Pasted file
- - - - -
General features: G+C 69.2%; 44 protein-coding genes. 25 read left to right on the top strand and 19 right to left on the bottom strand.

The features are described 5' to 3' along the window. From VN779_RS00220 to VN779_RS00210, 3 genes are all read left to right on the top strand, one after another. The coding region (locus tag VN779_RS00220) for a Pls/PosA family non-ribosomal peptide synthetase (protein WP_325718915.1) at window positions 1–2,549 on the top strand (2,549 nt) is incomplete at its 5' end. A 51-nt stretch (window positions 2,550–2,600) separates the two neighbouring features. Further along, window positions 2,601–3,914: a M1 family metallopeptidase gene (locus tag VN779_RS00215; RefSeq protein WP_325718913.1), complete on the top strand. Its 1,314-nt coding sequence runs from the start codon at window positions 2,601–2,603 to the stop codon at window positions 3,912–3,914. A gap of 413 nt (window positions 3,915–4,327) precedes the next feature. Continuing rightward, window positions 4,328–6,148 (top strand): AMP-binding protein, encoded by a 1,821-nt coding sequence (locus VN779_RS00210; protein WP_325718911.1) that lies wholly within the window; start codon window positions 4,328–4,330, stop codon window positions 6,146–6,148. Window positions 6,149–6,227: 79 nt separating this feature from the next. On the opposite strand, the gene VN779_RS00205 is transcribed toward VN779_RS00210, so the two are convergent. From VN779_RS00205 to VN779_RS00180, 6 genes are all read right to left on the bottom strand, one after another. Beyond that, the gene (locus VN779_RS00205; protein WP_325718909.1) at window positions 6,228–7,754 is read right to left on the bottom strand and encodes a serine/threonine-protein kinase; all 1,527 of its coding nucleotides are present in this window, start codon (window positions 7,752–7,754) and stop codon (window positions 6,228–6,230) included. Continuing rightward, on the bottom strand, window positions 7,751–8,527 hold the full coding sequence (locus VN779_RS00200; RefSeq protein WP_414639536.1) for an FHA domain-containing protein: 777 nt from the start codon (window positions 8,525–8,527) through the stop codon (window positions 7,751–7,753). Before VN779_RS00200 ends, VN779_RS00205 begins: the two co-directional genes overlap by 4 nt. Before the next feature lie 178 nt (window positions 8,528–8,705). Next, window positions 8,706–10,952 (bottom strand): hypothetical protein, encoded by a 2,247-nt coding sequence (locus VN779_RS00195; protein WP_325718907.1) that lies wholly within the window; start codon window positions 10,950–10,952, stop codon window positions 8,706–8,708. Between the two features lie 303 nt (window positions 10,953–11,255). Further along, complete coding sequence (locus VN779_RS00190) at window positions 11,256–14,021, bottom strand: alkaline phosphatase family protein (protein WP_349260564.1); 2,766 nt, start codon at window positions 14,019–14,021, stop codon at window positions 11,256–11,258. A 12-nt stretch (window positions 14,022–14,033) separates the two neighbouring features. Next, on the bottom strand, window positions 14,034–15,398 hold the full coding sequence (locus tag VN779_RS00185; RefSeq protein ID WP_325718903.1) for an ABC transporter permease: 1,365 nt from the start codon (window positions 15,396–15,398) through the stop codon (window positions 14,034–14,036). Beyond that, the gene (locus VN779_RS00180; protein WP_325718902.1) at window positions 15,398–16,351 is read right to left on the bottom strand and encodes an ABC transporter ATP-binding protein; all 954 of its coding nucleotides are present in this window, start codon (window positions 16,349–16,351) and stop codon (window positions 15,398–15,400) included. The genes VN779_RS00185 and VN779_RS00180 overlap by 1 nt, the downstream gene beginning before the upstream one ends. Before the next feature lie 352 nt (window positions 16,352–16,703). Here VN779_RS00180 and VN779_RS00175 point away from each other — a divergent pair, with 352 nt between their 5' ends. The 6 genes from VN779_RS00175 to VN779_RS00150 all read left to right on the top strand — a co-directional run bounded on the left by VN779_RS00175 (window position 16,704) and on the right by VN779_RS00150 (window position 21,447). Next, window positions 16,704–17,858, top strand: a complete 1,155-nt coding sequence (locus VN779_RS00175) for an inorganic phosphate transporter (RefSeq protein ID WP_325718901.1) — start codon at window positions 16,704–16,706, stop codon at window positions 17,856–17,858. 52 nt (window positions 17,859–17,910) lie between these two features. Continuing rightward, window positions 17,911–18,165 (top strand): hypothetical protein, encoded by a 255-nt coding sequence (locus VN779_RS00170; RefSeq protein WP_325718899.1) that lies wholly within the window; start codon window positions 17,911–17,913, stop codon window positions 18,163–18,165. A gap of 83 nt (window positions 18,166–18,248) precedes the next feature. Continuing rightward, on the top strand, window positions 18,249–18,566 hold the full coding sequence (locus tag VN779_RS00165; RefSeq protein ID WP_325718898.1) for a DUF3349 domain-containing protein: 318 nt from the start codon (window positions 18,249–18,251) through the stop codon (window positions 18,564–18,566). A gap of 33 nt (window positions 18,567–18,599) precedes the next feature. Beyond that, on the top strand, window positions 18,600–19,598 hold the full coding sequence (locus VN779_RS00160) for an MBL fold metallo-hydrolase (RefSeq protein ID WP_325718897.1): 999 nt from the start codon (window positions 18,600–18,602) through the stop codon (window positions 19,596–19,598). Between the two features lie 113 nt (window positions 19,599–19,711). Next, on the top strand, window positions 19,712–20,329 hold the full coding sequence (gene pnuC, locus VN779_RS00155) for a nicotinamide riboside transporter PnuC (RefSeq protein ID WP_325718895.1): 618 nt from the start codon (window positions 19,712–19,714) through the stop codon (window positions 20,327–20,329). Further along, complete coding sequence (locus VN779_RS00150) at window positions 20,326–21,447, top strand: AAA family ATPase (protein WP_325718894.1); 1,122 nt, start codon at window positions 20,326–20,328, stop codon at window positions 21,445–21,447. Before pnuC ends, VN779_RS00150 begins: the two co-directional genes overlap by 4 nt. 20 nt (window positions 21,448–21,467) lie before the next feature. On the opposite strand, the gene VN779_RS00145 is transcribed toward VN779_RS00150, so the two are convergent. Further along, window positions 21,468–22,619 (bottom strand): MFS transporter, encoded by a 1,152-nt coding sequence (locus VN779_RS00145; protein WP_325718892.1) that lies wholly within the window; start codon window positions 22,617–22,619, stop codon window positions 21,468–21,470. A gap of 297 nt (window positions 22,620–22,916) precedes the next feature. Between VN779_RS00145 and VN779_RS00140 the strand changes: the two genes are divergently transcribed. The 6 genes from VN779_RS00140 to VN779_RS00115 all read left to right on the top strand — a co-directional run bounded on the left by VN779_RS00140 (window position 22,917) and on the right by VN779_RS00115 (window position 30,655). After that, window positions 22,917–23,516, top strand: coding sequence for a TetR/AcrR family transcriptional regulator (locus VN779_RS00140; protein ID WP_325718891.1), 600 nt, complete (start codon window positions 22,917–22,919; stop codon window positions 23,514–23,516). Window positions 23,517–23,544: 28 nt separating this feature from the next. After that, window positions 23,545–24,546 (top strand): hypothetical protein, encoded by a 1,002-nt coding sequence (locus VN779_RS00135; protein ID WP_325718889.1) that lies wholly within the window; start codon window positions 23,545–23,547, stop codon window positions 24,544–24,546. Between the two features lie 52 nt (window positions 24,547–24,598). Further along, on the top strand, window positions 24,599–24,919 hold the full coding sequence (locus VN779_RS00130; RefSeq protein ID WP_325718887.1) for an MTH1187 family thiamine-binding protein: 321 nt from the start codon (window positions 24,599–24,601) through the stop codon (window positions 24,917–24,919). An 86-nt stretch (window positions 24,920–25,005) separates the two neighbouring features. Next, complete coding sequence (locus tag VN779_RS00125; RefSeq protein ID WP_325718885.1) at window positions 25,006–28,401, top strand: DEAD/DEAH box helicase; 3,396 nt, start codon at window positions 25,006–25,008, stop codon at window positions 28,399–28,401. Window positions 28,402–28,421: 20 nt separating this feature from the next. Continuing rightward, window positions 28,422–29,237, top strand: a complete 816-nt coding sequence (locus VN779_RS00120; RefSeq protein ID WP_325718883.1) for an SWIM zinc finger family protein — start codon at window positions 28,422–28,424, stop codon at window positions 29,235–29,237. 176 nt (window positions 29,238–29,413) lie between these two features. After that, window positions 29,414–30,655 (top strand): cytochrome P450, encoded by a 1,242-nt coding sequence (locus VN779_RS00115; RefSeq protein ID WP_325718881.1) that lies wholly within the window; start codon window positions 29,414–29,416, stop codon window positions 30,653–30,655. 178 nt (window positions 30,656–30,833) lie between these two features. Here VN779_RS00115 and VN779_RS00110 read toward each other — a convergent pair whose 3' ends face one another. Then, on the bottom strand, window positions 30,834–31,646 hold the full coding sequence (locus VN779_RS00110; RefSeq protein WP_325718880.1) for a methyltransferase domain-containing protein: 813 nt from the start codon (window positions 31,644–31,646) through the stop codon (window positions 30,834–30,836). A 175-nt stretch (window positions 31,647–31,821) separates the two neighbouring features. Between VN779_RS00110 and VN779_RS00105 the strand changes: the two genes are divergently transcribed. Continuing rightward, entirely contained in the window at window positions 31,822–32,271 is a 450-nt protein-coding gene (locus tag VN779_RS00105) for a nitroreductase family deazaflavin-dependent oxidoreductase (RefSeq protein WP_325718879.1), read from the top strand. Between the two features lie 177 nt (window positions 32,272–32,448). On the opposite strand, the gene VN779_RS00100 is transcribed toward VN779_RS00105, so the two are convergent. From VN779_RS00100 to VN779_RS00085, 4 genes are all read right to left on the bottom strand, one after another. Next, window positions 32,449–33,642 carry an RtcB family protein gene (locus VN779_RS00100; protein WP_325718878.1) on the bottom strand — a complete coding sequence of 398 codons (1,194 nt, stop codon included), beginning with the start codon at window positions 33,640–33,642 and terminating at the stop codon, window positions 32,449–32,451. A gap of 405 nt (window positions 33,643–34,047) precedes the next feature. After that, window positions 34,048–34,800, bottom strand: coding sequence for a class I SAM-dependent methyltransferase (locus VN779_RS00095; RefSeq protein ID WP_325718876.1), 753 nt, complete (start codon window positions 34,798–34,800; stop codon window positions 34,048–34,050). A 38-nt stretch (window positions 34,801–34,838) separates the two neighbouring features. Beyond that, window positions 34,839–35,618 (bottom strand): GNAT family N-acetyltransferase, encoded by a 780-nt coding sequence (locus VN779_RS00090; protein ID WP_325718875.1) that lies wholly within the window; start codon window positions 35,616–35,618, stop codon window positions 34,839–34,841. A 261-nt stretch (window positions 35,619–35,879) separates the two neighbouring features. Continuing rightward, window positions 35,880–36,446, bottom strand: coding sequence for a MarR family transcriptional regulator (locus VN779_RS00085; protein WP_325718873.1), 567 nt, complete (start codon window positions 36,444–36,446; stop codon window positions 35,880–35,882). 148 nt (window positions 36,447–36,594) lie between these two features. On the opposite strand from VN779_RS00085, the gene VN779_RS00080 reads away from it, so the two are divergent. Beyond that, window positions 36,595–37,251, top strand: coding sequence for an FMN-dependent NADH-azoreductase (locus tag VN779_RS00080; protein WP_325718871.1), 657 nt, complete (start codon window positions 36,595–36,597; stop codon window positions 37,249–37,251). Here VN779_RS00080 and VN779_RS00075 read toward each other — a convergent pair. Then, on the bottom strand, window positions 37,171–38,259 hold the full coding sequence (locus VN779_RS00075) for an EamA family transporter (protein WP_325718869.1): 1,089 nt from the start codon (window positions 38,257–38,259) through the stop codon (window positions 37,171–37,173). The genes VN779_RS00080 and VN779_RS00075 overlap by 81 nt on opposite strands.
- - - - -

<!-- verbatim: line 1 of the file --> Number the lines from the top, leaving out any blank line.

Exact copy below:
General features: G+C 69.2%; 44 protein-coding genes. 25 read left to right on the top strand and 19 right to left on the bottom strand.